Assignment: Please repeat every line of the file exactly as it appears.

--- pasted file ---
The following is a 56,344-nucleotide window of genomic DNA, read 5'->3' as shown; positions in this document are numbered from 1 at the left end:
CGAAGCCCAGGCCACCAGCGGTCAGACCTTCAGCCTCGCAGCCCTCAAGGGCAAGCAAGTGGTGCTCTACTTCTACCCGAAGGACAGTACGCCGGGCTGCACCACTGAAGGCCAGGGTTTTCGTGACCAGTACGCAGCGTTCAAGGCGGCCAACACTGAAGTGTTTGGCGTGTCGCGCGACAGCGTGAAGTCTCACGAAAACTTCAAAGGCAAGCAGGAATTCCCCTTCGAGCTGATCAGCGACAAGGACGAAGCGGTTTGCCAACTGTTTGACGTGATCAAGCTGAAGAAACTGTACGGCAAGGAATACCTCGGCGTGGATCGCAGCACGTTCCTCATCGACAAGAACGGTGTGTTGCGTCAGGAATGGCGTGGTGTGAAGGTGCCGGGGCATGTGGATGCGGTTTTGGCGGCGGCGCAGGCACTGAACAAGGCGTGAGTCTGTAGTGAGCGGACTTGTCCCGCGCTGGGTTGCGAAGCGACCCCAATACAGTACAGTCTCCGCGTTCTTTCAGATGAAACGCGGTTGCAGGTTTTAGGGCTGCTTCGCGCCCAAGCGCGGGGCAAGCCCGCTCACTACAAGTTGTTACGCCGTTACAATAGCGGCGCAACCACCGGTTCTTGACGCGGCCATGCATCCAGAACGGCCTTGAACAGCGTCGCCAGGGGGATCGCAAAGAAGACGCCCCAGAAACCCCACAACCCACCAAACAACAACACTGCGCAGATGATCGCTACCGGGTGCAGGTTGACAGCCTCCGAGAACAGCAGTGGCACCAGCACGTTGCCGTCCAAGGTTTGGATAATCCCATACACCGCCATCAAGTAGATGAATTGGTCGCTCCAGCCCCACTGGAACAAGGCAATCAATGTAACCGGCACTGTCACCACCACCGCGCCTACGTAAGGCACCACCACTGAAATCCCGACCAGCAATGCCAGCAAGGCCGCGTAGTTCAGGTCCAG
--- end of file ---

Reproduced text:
The following is a 56,344-nucleotide window of genomic DNA, read 5'->3' as shown; positions in this document are numbered from 1 at the left end:
CGAAGCCCAGGCCACCAGCGGTCAGACCTTCAGCCTCGCAGCCCTCAAGGGCAAGCAAGTGGTGCTCTACTTCTACCCGAAGGACAGTACGCCGGGCTGCACCACTGAAGGCCAGGGTTTTCGTGACCAGTACGCAGCGTTCAAGGCGGCCAACACTGAAGTGTTTGGCGTGTCGCGCGACAGCGTGAAGTCTCACGAAAACTTCAAAGGCAAGCAGGAATTCCCCTTCGAGCTGATCAGCGACAAGGACGAAGCGGTTTGCCAACTGTTTGACGTGATCAAGCTGAAGAAACTGTACGGCAAGGAATACCTCGGCGTGGATCGCAGCACGTTCCTCATCGACAAGAACGGTGTGTTGCGTCAGGAATGGCGTGGTGTGAAGGTGCCGGGGCATGTGGATGCGGTTTTGGCGGCGGCGCAGGCACTGAACAAGGCGTGAGTCTGTAGTGAGCGGACTTGTCCCGCGCTGGGTTGCGAAGCGACCCCAATACAGTACAGTCTCCGCGTTCTTTCAGATGAAACGCGGTTGCAGGTTTTAGGGCTGCTTCGCGCCCAAGCGCGGGGCAAGCCCGCTCACTACAAGTTGTTACGCCGTTACAATAGCGGCGCAACCACCGGTTCTTGACGCGGCCATGCATCCAGAACGGCCTTGAACAGCGTCGCCAGGGGGATCGCAAAGAAGACGCCCCAGAAACCCCACAACCCACCAAACAACAACACTGCGCAGATGATCGCTACCGGGTGCAGGTTGACAGCCTCCGAGAACAGCAGTGGCACCAGCACGTTGCCGTCCAAGGTTTGGATAATCCCATACACCGCCATCAAGTAGATGAATTGGTCGCTCCAGCCCCACTGGAACAAGGCAATCAATGTAACCGGCACTGTCACCACCACCGCGCCTACGTAAGGCACCACCACTGAAATCCCGACCAGCAATGCCAGCAAGGCCGCGTAGTTCAGGTCCAG